NewsOne Featured Video

Ahuge executive order to restore voting rights for more than 35,000 people on parole in New York state was announced ahead of this year’s midterms elections. State Governor Andrew Cuomo made the declaration at the National Action Network‘s (NAN) annual conference in New York City on Wednesday.

The move marked an important step in working to end voter disenfranchisement for hundreds of thousands of paroled Black men and women in New York who are in the correctional control system over felony convictions.

NAN and the Brennan Center For Justice, a New York City-based nonprofit dedicated to pursuing social justice, had been spearheading a coalition called #RestoretheVoteNY to ensure that the initiative to restore ex-felons voting rights gets passed in the NYS Legislature. The campaign is pushing for New York to also notify ex-inmates of their right to vote upon prison release and to provide voter registration forms for them.

Voter fraud and suppression efforts have grown during the Trump administration, with racism cited as the main reason for policies that keep ex-offenders of color from the ballot box.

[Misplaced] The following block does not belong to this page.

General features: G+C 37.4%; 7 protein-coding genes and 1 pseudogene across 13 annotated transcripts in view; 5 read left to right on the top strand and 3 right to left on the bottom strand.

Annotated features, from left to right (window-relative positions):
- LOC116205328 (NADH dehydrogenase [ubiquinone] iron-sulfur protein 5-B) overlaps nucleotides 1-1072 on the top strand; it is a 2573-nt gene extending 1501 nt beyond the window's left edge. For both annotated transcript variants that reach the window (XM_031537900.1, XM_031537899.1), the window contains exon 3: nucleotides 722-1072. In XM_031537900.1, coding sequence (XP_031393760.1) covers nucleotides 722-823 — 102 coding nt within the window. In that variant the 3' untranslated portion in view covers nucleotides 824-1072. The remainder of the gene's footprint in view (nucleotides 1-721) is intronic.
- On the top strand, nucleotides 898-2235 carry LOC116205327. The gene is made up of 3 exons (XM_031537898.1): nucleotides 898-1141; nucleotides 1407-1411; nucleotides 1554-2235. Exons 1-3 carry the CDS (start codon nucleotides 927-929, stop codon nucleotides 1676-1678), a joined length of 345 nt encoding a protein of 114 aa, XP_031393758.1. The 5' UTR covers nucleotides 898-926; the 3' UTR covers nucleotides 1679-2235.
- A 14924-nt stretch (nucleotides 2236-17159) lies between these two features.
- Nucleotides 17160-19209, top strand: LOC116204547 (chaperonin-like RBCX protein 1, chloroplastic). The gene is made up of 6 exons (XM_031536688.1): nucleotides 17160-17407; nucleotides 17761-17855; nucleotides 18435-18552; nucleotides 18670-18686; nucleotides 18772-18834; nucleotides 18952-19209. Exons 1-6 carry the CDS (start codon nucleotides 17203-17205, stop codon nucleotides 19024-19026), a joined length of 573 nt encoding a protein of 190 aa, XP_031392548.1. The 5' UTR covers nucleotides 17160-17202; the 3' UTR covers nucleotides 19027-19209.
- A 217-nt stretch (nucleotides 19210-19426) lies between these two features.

With the increase in racist disenfranchisement efforts, movements to secure voting rights for people of color have also increased. The Women’s March organizers launched a voter registration tour in January, The Hill reported. A #WakandaTheVote campaign, inspired by Marvel’s Black Panther, was created to encourage folks to register in February. Thousands also registered during the March For Our Lives last month.

The NY voting rights order would grant conditional pardons to parolees who have completed their jail sentence. As of November 1, there were 36,138 people under parole supervision in New York, with 54 percent living in New York City, according to the state Department of Corrections and Community Supervision.

This NY voting rights initiative may also stand to influence other forms of discrimination faced by thousands of ex-inmates, who are denied certain jobs, housing and other opportunities for re-entry into society.


Watch: LA Fitness Calls Police On Black Men For Not Breaking The Law

Forgive But Don’t Forget: Remembering Barbara Bush’s Complicated Relationship With Black America

Activists Protest Racial Profiling, Arrests Of Black People In Starbucks
Philadelphia Police Arrest Of Two Black Men In Starbucks, Prompts Apology From Company's CEO
24 photos